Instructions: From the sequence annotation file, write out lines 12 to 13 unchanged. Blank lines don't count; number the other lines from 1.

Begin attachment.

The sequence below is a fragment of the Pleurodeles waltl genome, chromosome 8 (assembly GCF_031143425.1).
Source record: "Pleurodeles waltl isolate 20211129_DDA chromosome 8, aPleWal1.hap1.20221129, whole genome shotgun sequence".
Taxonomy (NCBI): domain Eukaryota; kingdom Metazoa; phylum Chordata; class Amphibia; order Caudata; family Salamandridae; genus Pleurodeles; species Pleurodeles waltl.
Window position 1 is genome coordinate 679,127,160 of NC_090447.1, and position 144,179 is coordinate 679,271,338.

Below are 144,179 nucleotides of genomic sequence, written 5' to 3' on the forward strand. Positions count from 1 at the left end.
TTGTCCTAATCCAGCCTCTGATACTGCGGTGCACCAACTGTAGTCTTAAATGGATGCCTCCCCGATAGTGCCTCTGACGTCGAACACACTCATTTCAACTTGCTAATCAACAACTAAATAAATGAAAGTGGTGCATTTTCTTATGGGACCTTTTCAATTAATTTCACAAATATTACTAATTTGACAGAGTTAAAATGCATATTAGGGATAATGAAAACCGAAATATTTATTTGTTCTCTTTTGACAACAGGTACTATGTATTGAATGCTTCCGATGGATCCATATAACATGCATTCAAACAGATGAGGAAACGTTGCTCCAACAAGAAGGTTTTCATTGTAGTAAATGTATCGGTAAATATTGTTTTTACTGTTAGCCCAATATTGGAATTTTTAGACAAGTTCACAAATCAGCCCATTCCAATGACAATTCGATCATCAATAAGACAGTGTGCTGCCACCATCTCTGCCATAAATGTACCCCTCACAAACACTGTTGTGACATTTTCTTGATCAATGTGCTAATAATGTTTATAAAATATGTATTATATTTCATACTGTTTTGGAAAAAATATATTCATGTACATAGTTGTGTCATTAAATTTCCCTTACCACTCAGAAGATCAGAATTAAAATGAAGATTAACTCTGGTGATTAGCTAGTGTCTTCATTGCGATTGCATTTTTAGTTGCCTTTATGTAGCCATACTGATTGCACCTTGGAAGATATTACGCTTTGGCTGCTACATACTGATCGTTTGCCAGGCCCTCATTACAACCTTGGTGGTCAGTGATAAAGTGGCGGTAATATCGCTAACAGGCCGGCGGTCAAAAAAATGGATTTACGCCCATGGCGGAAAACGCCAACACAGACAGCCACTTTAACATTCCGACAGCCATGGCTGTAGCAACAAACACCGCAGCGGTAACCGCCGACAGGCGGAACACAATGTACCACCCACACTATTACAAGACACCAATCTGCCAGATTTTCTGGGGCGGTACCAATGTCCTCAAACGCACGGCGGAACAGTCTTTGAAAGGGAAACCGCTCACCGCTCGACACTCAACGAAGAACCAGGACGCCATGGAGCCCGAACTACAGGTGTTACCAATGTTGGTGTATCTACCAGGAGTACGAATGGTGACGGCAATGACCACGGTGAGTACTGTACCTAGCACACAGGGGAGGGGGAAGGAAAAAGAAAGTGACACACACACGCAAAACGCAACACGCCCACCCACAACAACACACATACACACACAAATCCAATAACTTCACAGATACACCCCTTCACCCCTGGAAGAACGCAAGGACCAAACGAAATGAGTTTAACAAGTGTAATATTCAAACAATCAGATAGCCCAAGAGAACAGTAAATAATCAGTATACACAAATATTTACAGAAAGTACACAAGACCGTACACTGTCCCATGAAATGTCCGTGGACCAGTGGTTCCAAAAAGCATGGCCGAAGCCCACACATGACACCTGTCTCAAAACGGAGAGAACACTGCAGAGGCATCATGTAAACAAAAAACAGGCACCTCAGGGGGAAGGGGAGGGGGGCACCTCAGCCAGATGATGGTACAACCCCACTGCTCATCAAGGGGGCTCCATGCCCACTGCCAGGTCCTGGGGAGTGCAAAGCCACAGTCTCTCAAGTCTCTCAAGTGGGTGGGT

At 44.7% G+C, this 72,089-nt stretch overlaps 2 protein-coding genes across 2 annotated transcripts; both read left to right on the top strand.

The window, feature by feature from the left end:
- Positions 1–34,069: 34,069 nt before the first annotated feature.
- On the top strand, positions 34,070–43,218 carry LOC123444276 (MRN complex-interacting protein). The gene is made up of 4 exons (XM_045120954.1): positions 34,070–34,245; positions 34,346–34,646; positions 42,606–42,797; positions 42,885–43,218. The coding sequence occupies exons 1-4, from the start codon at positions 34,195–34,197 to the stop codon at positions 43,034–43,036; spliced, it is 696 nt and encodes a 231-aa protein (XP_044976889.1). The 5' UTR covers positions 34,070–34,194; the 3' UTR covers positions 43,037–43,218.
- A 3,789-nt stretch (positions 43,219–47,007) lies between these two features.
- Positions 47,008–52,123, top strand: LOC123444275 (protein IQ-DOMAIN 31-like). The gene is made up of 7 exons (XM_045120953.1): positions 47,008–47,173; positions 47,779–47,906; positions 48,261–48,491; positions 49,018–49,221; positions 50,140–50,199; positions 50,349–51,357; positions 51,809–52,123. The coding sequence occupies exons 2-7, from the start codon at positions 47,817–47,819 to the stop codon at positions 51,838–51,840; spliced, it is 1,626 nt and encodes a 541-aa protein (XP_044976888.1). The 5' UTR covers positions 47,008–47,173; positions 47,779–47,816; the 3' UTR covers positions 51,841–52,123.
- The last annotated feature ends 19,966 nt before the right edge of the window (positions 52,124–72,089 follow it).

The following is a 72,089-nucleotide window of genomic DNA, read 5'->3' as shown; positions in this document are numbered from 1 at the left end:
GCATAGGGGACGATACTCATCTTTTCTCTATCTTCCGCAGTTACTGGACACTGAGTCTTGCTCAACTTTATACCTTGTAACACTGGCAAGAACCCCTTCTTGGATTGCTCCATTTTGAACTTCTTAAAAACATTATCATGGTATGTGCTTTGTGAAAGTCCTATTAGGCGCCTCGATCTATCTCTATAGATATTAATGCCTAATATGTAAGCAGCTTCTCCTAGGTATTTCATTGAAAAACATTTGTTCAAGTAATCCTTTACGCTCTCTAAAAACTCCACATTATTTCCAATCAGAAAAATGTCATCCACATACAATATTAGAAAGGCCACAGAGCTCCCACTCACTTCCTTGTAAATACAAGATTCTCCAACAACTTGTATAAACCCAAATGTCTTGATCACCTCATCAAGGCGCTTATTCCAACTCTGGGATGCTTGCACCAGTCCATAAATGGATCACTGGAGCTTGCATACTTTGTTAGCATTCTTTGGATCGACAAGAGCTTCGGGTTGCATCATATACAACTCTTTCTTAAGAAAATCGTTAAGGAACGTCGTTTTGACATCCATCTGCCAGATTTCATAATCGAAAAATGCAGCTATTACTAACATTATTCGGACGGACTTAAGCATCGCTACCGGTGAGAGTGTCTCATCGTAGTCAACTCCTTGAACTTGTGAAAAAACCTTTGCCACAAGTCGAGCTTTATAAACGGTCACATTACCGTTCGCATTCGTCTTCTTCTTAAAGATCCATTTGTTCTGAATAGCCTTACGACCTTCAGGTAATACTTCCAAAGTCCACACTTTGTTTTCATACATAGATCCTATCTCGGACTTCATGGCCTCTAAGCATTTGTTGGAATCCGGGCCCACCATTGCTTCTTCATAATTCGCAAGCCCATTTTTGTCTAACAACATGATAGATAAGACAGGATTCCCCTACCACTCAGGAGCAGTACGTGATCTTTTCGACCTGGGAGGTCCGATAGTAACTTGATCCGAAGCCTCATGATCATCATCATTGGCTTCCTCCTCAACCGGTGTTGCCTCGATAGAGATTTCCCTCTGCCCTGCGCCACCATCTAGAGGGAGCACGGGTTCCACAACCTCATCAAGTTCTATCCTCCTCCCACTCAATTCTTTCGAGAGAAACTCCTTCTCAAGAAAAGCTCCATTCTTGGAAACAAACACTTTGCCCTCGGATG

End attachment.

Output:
- Positions 47,008–52,123, top strand: LOC123444275 (protein IQ-DOMAIN 31-like). The gene is made up of 7 exons (XM_045120953.1): positions 47,008–47,173; positions 47,779–47,906; positions 48,261–48,491; positions 49,018–49,221; positions 50,140–50,199; positions 50,349–51,357; positions 51,809–52,123. The coding sequence occupies exons 2-7, from the start codon at positions 47,817–47,819 to the stop codon at positions 51,838–51,840; spliced, it is 1,626 nt and encodes a 541-aa protein (XP_044976888.1). The 5' UTR covers positions 47,008–47,173; positions 47,779–47,816; the 3' UTR covers positions 51,841–52,123.
- The last annotated feature ends 19,966 nt before the right edge of the window (positions 52,124–72,089 follow it).